By Devin Coldewey
Rupert Murdoch withstood intense grilling at News Corp’s (NWS) annual shareholder meeting today, which focused largely on the phone-hacking scandal that is causing such an upset in the company’s financials and leadership. But among other things, Murdoch owned up to the debacle that has been Myspace.
“I made a huge mistake,” he said. “We then proceeded to mismanage it in every possible way. All of the people concerned with it are no longer with the company.” Except for himself, of course. The fact that it was a mistake and a mismanaged one at that is not news to the rest of the world, but the unmixed apology for the billion-dollar boondoggle reflects how low recent events have brought the once-proud news giant.
As you no doubt remember, the flatlining social network was sold in June to Specific Media for $35 million, representing a loss of around 94% of the site’s value as bought, and a microscopic portion of the never-realistic $6 billion at which Murdoch once valued the property.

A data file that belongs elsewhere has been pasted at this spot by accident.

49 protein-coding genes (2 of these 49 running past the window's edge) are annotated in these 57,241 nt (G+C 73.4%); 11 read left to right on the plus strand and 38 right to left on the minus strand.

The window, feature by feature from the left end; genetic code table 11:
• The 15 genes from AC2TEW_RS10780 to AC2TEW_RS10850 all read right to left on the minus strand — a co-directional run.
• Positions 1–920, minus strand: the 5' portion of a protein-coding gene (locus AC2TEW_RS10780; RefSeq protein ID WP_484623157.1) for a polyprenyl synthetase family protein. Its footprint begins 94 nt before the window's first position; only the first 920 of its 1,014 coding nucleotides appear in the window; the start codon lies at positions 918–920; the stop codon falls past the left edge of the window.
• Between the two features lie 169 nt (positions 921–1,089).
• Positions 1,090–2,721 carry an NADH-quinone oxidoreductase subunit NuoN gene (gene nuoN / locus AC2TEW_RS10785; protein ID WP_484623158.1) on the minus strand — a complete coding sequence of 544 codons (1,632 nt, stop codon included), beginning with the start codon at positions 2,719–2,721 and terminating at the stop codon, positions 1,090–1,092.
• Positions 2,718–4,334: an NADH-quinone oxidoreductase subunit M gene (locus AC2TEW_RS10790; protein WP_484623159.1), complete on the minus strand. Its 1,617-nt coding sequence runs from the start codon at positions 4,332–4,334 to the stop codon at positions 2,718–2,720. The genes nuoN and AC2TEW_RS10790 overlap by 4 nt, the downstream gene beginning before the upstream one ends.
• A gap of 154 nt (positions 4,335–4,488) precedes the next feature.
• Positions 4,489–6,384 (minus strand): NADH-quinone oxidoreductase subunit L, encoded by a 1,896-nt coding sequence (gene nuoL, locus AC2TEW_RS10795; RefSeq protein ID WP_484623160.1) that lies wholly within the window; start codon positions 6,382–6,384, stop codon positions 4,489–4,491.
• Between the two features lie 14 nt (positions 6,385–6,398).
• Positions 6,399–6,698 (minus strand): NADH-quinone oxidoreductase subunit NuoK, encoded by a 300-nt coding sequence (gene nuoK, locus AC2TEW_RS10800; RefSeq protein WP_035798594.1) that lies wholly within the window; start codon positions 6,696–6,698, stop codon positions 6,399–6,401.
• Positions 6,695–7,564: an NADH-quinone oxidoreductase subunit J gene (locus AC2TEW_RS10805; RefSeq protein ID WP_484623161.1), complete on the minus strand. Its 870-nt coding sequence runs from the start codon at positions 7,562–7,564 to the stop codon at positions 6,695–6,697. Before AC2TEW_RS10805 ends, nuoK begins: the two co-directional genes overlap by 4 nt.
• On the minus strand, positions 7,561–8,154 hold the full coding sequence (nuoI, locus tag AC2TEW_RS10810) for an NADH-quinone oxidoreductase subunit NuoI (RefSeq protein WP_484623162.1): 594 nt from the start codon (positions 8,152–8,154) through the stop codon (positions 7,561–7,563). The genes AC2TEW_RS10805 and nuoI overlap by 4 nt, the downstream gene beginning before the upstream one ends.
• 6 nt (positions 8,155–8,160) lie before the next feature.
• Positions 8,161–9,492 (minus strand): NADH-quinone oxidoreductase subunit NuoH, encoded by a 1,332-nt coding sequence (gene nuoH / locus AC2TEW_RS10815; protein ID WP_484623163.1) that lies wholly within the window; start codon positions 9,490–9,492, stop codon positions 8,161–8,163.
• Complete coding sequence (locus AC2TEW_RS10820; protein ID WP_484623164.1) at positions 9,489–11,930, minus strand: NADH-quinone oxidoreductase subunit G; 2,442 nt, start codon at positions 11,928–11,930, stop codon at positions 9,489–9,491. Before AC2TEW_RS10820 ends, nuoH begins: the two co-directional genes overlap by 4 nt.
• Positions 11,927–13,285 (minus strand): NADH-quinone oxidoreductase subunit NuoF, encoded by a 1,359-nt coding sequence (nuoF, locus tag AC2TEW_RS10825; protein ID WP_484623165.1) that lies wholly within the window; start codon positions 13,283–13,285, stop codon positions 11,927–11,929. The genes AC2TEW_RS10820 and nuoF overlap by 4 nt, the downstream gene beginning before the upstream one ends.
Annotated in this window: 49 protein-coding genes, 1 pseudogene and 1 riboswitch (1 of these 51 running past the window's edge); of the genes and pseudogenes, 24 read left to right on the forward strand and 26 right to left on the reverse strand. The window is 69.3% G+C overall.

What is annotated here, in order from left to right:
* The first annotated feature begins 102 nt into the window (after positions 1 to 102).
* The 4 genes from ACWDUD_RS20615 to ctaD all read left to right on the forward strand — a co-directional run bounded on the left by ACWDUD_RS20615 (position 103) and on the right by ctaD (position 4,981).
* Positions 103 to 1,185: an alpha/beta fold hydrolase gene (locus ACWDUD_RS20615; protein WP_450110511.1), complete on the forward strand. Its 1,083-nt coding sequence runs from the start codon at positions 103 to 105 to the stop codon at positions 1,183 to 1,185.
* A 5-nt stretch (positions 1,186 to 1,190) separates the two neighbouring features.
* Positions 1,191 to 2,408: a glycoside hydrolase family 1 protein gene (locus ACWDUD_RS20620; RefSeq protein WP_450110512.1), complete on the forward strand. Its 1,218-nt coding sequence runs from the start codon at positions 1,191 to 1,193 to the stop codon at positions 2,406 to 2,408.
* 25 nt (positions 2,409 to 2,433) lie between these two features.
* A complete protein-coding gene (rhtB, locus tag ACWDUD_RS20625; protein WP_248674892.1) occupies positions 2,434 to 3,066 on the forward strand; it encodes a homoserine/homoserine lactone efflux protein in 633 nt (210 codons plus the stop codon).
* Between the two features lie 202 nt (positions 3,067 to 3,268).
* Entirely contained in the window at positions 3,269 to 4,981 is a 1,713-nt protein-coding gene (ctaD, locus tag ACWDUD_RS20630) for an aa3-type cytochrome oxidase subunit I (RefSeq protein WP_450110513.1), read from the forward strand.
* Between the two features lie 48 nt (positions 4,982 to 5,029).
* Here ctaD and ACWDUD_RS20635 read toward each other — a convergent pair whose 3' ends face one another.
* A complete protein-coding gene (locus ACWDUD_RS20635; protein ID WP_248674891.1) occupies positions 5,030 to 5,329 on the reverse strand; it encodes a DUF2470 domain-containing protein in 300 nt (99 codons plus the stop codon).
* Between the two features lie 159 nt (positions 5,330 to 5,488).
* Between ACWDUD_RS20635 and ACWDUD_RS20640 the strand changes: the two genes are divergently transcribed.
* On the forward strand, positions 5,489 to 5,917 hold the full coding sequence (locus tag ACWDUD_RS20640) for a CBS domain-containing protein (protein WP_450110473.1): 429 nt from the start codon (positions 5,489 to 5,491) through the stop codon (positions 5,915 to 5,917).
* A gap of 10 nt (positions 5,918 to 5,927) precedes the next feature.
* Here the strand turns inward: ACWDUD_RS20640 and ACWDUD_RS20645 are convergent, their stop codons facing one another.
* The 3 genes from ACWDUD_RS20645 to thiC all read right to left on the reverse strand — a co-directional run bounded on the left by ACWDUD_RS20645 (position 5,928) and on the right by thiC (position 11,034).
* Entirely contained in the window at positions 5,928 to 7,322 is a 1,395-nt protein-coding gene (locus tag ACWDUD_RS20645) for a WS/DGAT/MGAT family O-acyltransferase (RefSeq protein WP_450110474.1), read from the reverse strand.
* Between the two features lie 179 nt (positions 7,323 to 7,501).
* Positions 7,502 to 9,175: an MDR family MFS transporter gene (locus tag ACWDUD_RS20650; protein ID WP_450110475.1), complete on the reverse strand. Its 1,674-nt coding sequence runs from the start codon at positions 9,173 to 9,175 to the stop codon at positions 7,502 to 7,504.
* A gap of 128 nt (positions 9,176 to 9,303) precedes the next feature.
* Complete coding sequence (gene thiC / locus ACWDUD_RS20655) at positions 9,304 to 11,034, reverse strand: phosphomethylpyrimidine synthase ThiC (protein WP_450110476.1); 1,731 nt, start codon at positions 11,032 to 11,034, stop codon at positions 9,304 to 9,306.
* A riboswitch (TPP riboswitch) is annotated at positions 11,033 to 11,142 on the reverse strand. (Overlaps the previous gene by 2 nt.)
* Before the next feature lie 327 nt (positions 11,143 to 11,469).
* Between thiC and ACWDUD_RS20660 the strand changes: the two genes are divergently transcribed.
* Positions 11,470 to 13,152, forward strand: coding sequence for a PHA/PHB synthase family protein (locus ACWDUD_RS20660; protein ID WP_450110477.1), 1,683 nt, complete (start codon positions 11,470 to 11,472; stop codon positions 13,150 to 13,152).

Despite his self-deprecating words, Murdoch was described as looking “a little feisty” by the New York Times, perhaps because he is confident that the company has already shed the requisite amount of blood and profits over its practices and investments. The Hollywood Reporter has collected a number of opinions from analysts and experts, and the consensus seems to be that no immediate actions would be taken, but that clearly the company is in dire need of redirection, and the solution may take some time to formulate.
[image: Justin Sullivan/Getty]